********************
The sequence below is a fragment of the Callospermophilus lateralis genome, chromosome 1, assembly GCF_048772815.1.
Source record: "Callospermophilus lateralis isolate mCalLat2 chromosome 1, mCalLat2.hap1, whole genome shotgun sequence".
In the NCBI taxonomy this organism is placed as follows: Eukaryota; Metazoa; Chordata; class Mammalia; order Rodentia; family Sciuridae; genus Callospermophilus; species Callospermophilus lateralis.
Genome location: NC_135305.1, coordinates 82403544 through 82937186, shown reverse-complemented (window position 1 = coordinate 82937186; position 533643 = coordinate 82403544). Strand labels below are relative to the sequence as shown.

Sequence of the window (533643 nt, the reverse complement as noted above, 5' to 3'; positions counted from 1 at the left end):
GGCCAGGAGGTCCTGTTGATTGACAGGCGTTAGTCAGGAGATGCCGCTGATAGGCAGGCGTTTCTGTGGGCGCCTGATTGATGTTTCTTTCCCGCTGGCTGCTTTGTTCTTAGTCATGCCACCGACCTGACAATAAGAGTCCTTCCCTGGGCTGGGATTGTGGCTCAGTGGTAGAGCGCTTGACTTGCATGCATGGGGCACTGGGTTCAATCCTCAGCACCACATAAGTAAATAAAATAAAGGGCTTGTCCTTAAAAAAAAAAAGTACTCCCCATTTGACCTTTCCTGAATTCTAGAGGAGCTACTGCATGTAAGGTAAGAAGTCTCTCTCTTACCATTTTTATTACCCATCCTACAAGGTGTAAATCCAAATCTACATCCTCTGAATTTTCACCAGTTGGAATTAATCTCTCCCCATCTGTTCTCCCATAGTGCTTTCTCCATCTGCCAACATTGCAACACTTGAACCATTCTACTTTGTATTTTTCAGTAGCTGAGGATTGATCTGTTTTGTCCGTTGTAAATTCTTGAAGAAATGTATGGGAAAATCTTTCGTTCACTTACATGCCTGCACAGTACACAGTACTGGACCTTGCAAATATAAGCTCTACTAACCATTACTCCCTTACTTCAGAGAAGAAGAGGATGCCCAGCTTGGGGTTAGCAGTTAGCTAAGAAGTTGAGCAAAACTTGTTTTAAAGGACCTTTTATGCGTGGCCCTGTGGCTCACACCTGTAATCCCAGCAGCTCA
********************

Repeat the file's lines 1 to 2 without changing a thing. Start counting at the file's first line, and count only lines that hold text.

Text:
The sequence below is a fragment of the Callospermophilus lateralis genome, chromosome 1, assembly GCF_048772815.1.
Source record: "Callospermophilus lateralis isolate mCalLat2 chromosome 1, mCalLat2.hap1, whole genome shotgun sequence".